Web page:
[T]he German "Diabetes People" organization recommend Tor for safeguarding their members' online privacy and security. Activist groups like the Electronic Frontier Foundation (EFF) are supporting Tor's development as a mechanism for maintaining civil liberties online. Corporations are investigating Tor as a safe way to conduct competitive analysis, and are considering using Tor to test new experimental projects without associating their names with these projects. A branch of the U.S. Navy uses Tor for open source intelligence gathering, and one of its teams used Tor while deployed in the Middle East recently.

[O]nline advertising company Doubleclick uses traffic analysis to record what web pages you've visited, and can build a profile of your interests from that. A pharmaceutical company could use traffic analysis to monitor when the research wing of a competitor visits its website, and track what pages or products that interest the competitor. IBM hosts a searchable patent index, and it could keep a list of every query your company makes. A stalker could use traffic analysis to learn whether you're in a certain Internet cafe.

Now think how much fun terrorist groups could have with Tor, both for sheltered communications and for target analysis, personal and corporate.

P.S. Visit the privacy test sites that Onion recommends. You will likely be startled to see how vulnerable you are.

Gordon Housworth

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The world is flat save for the depression that we occupy: Friedman on global opportunity and competition


The head of Infosys (India) told Tom Friedman that "the playing field is being leveled" as decades of massive investment in technology, computers, global broadband connectivity, education, communication and information processing tools created a condition in which "countries like India were now able to compete equally for global knowledge work as never before -- and that America had better get ready for this."

Friedman made a great tag line leap from 'leveled' to 'flattened' to 'flat' with the observation that:

When the world is flat, you can innovate without having to emigrate.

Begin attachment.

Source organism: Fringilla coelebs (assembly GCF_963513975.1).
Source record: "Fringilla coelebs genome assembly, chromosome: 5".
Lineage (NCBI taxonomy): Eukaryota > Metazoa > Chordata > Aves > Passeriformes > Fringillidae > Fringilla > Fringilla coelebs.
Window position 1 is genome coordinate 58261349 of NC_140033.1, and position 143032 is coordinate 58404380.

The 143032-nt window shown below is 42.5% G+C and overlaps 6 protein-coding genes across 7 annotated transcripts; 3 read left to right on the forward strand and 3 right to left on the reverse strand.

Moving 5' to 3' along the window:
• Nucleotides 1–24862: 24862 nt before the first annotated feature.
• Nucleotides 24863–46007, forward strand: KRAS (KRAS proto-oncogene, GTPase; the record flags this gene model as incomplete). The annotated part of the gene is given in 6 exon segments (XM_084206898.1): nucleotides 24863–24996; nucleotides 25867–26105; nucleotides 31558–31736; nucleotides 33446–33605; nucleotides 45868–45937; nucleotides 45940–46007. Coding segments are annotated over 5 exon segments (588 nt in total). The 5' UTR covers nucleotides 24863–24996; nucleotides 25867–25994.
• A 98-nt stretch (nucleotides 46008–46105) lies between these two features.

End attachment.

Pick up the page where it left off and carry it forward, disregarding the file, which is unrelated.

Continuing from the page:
The impacts are enormous in terms of economic, political, military, and demographic changes at the level of shocks - and an inability to predict when and where those leaps will occur. Citing Marc Andreessen:

"Today, the most profound thing to me is the fact that a 14-year-old in Romania or Bangalore or the Soviet Union or Vietnam has all the information, all the tools, all the software easily available to apply knowledge however they want. That is why I am sure the next Napster is going to come out of left field. As bioscience becomes more computational and less about wet labs and as all the genomic data becomes easily available on the Internet, at some point you will be able to design vaccines on your laptop."

Or bioweapons.

Friedman sees the advances in "people-to-people and application-to-application connectivity" producing "flatterers" that in turn produced six more: outsourcing, offshoring, open-sourcing, insourcing, supply-chaining, and informing. His last "flattener" is accelerated communications in the form of wireless access and VoIP. I am not certain that I agree with his chain of causality, but I agree that all these enablers are present.

I can only wholeheartedly agree with his prediction that the US and Europe are lagging and whining while Asia is roaring. "Meeting the challenges of flatism requires as comprehensive, energetic and focused a response as did meeting the challenge of Communism... We have been slow to rise to the challenge of flatism":

When it comes to responding to the challenges of the flat world, [we] have to dig into ourselves. We in America have all the basic economic and educational tools to do that. But we have not been improving those tools as much as we should. That is why we are in what Shirley Ann Jackson, the 2004 president of the American Association for the Advancement of Science and president of Rensselaer Polytechnic Institute, calls a ''quiet crisis'' -- one that is slowly eating away at America's scientific and engineering base.

Jackson makes the understatement of the quarter century in noting, ''If left unchecked, this could challenge our pre-eminence and capacity to innovate.'' The challenge is already well underway and we are not distinguishing ourselves in the innovation of new technologies, products, services and firms that hire domestic employees and pay domestic taxes.

Friedman sees this quiet crisis as a product of three gaps:

  • An "ambition gap": "Compared with the young, energetic Indians and Chinese, too many Americans have gotten too lazy."
  • A numbers gap: insufficient numbers of engineers and scientists that were compensated for by importation from India, China and elsewhere, but "in a flat world, where people can now stay home and compete with us, and in a post-9/11 world, where we are insanely keeping out many of the first-round intellectual draft choices in the world for exaggerated security reasons, we can no longer cover the gap."